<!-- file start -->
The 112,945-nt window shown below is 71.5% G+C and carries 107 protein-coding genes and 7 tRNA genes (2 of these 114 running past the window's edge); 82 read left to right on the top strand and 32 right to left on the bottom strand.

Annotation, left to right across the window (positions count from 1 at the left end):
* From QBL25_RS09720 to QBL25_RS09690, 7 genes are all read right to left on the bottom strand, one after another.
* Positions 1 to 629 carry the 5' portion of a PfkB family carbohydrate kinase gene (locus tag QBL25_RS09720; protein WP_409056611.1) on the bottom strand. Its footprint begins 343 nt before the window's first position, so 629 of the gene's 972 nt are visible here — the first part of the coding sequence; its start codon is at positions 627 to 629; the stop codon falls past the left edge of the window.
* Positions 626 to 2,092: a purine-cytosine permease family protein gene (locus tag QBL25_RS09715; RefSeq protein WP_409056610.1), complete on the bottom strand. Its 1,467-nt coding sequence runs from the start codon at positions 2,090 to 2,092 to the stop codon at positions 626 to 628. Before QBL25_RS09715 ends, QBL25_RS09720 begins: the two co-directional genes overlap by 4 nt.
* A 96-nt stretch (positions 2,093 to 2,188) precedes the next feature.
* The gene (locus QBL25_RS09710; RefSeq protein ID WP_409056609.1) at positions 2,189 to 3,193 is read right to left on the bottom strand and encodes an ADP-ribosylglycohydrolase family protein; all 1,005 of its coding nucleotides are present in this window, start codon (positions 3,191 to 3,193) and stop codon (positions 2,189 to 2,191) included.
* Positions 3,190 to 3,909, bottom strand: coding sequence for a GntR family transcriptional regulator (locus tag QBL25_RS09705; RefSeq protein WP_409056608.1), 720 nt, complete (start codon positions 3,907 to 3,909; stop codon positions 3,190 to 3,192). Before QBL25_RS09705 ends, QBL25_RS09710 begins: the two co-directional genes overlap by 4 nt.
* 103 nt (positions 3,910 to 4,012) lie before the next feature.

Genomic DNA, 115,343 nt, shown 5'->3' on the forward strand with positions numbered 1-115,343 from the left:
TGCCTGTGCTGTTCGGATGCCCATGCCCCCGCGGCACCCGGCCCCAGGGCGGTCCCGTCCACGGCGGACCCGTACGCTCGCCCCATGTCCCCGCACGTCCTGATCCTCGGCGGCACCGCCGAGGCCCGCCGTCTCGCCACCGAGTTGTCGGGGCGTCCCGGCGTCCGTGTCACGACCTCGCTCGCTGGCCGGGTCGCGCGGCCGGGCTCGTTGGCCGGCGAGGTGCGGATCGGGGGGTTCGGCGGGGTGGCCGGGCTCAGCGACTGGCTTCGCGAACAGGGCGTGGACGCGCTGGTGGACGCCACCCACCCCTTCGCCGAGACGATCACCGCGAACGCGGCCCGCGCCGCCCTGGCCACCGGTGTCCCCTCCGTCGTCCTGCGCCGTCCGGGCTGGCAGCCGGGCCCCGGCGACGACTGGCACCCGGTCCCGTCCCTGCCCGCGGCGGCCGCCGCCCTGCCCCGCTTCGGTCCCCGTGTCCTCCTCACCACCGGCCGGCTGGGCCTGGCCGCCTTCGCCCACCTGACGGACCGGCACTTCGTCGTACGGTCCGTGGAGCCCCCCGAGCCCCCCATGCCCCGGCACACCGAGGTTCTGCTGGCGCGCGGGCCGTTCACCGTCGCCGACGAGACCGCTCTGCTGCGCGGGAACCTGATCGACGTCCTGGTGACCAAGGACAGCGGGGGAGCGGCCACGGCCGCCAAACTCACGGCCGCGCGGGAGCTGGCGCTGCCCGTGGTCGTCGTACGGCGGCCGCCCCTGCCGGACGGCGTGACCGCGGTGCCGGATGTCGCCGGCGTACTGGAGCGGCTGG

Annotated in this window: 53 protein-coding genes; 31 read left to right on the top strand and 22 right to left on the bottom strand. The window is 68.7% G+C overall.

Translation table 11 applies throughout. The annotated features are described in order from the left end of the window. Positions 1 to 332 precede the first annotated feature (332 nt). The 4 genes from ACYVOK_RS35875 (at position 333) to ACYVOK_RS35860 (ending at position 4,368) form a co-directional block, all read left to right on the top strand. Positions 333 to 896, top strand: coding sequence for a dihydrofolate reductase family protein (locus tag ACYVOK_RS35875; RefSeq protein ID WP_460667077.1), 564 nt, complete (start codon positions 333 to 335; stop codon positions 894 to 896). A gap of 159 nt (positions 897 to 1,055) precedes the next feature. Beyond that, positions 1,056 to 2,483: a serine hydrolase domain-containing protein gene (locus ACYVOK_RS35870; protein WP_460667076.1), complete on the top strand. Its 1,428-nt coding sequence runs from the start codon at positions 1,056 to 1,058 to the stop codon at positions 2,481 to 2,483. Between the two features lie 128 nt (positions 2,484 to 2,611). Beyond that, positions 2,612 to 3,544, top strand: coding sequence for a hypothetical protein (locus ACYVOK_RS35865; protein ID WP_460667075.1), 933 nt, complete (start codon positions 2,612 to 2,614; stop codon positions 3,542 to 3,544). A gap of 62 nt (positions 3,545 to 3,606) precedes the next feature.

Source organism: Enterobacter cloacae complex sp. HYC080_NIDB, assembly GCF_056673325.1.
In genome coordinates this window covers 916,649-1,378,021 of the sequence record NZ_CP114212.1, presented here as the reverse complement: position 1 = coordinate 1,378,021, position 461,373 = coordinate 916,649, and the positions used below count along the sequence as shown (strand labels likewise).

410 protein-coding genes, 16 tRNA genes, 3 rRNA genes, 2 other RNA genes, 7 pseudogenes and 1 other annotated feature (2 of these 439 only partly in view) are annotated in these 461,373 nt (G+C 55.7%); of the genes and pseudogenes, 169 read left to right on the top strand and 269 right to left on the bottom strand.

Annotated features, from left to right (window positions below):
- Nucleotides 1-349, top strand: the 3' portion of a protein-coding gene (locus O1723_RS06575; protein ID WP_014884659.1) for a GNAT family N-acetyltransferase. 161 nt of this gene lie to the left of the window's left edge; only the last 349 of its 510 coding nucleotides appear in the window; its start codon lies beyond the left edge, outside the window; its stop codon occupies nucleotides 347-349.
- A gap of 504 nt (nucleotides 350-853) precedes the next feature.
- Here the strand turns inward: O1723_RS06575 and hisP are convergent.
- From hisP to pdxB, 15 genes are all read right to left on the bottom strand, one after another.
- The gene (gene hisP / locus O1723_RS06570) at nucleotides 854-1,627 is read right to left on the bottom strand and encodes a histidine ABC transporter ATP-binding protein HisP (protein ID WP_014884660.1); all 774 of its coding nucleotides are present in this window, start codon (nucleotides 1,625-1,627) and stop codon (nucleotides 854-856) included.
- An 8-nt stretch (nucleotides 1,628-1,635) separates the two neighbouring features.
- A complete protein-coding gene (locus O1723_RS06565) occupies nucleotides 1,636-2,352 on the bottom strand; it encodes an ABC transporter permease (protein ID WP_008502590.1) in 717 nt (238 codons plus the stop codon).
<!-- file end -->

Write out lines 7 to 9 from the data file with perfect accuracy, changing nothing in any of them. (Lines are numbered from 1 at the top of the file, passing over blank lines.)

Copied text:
* The gene (locus QBL25_RS09710; RefSeq protein ID WP_409056609.1) at positions 2,189 to 3,193 is read right to left on the bottom strand and encodes an ADP-ribosylglycohydrolase family protein; all 1,005 of its coding nucleotides are present in this window, start codon (positions 3,191 to 3,193) and stop codon (positions 2,189 to 2,191) included.
* Positions 3,190 to 3,909, bottom strand: coding sequence for a GntR family transcriptional regulator (locus tag QBL25_RS09705; RefSeq protein WP_409056608.1), 720 nt, complete (start codon positions 3,907 to 3,909; stop codon positions 3,190 to 3,192). Before QBL25_RS09705 ends, QBL25_RS09710 begins: the two co-directional genes overlap by 4 nt.
* 103 nt (positions 3,910 to 4,012) lie before the next feature.